Birds and other wildlife still need your help14/10/2013 10:26:43 Berry good year - but don't be fooled
October 2013. Despite it being a bumper year for berries, the RSPB is asking people to carry on putting out food for garden birds because some of the fruits aren't yet ripe enough to eat.
The charity is warning people not to think that the mild weather and fruit-filled shrubs mean garden birds will be able to get enough natural food to sustain them. And with the Met Office warning this week of dropping temperatures and possible widespread frost, putting out extra food for the birds in your garden will become even more important as the month goes on.
Ian Hayward, from the RSPB's wildlife enquiries team, said: "Many people think that you don't need to put out food for birds during mild weather and when there appears to be lots of berries available. However, not all of the berries out now are ripe enough for birds to eat - most won't be taken until after the first frosts and ivy berries won't start forming until much later in winter - so it's still important to supplement the natural food with things like seed mixes, mealworms and suitable leftovers from your kitchen.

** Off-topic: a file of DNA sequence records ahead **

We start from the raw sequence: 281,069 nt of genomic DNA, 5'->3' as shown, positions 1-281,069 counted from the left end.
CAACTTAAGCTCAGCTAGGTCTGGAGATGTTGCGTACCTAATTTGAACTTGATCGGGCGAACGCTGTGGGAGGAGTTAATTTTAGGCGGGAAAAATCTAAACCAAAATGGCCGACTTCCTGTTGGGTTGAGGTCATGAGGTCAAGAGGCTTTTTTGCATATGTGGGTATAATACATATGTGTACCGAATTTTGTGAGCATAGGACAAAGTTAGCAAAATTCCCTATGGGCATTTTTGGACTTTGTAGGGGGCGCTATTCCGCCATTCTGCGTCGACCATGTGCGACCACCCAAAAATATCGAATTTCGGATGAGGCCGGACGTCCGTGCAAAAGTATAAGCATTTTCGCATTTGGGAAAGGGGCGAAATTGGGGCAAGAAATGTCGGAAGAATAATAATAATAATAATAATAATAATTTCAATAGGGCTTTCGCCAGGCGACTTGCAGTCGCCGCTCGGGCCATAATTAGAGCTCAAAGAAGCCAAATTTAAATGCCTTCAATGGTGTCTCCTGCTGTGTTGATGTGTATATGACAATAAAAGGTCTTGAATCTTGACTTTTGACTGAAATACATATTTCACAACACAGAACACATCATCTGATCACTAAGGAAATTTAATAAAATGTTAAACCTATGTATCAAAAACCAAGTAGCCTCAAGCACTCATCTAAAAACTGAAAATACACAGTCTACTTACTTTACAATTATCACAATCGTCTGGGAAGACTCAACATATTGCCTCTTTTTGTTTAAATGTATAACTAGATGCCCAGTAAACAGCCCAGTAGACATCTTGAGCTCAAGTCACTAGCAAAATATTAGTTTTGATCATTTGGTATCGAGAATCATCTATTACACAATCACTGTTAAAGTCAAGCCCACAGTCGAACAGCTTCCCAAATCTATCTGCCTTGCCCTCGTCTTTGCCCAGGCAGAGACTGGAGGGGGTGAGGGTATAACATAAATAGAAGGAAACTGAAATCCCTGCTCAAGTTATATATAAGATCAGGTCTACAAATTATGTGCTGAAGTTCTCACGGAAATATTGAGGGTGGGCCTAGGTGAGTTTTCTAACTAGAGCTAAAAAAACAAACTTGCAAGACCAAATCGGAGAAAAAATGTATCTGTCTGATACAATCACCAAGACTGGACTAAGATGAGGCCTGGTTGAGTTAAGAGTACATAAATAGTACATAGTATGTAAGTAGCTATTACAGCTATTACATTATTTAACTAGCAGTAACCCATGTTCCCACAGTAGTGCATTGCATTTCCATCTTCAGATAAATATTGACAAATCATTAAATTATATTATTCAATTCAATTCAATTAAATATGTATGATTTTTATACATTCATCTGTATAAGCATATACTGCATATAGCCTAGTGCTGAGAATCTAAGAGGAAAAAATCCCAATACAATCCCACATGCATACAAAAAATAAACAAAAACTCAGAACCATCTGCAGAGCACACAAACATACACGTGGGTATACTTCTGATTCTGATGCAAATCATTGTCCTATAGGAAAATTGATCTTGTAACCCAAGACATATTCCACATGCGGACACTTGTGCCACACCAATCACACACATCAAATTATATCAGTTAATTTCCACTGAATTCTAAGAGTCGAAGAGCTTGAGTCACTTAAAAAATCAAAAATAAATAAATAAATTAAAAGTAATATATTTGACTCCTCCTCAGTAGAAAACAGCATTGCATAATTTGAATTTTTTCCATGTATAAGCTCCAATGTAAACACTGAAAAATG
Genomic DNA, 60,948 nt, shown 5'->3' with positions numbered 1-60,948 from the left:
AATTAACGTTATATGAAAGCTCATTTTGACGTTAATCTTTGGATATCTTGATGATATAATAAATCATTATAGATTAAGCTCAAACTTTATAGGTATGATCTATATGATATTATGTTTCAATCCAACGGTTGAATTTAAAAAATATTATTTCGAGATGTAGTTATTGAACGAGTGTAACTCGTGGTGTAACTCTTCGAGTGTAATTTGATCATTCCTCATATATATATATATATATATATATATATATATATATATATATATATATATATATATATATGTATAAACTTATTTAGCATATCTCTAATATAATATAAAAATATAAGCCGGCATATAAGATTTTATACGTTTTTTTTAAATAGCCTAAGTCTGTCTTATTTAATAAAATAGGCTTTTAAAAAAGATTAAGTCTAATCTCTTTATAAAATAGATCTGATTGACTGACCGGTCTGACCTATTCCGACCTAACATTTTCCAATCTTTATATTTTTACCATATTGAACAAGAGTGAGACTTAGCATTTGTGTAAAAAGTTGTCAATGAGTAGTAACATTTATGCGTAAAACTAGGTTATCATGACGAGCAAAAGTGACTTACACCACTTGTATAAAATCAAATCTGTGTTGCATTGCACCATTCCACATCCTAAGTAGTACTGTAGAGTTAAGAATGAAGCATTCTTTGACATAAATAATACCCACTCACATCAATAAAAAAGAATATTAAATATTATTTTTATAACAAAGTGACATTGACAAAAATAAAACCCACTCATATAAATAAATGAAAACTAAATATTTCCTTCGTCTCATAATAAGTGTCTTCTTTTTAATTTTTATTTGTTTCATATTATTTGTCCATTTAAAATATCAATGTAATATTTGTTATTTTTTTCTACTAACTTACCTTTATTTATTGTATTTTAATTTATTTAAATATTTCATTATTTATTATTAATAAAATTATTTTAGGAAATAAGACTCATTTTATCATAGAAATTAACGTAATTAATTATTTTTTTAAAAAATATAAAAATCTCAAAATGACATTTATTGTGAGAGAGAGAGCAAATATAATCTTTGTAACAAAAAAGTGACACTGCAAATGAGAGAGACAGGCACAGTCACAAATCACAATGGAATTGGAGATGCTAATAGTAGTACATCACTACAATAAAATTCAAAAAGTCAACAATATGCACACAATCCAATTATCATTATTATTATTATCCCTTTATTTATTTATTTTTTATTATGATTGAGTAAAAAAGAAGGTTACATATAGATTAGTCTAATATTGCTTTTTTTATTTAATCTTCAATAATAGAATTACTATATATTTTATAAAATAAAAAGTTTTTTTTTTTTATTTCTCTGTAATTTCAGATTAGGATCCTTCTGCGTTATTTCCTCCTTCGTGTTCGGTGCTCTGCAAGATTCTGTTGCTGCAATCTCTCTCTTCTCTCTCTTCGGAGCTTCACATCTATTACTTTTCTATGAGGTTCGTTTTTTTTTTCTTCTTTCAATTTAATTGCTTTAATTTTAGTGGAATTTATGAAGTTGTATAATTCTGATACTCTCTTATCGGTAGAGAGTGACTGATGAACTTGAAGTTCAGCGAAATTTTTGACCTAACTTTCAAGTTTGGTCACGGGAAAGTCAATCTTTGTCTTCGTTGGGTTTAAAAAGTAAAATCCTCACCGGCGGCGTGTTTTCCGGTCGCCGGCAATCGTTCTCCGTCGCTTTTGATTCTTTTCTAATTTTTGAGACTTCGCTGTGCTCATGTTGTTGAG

"A number of birds that visit our gardens at this time of year are migrants that have flown here from Scandinavia and Eastern Europe to spend the winter, so they have a lot of refuelling to do!"
But for those who don't fancy getting a bit of hard work this weekend, there's a good excuse.
"Holding off on pruning your hedges is a great way of helping wildlife without actually having to do anything. Leaving them until around February next year means the berries will be able to be eaten throughout the winter."
The RSPB has launched a campaign to help tackle the crisis facing the UK's threatened wildlife. Giving Nature a Home is urging the nation to provide a place for wildlife in their own gardens and outside spaces. The charity hopes to inspire people across the UK to create a million new homes for nature.
Many garden favourites were among the creatures shown to be in serious trouble including starlings, hedgehogs, some butterflies and ladybirds. All are in danger of further declines unless more is done to provide better habitats.